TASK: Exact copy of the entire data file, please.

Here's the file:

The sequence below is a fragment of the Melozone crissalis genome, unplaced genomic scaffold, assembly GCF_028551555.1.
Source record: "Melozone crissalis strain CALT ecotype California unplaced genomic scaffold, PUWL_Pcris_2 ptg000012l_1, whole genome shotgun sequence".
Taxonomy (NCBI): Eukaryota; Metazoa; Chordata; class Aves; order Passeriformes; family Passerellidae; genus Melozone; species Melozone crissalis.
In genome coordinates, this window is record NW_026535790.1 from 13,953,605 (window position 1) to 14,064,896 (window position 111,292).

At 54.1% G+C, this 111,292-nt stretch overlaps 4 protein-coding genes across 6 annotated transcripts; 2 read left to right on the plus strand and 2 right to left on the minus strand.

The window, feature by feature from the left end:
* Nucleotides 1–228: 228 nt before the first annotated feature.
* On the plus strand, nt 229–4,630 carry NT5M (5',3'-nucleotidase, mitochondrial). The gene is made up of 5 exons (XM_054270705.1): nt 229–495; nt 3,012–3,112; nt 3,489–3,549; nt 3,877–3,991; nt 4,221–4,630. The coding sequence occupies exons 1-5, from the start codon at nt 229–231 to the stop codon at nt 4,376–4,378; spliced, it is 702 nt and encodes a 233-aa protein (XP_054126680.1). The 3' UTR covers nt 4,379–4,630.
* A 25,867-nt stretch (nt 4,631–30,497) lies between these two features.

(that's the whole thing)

The sequence below is a fragment of the Melozone crissalis genome, unplaced genomic scaffold, assembly GCF_028551555.1.
Source record: "Melozone crissalis strain CALT ecotype California unplaced genomic scaffold, PUWL_Pcris_2 ptg000012l_1, whole genome shotgun sequence".
Taxonomy (NCBI): Eukaryota; Metazoa; Chordata; class Aves; order Passeriformes; family Passerellidae; genus Melozone; species Melozone crissalis.
In genome coordinates, this window is record NW_026535790.1 from 13,953,605 (window position 1) to 14,064,896 (window position 111,292).

At 54.1% G+C, this 111,292-nt stretch overlaps 4 protein-coding genes across 6 annotated transcripts; 2 read left to right on the plus strand and 2 right to left on the minus strand.

The window, feature by feature from the left end:
* Nucleotides 1–228: 228 nt before the first annotated feature.
* On the plus strand, nt 229–4,630 carry NT5M (5',3'-nucleotidase, mitochondrial). The gene is made up of 5 exons (XM_054270705.1): nt 229–495; nt 3,012–3,112; nt 3,489–3,549; nt 3,877–3,991; nt 4,221–4,630. The coding sequence occupies exons 1-5, from the start codon at nt 229–231 to the stop codon at nt 4,376–4,378; spliced, it is 702 nt and encodes a 233-aa protein (XP_054126680.1). The 3' UTR covers nt 4,379–4,630.
* A 25,867-nt stretch (nt 4,631–30,497) lies between these two features.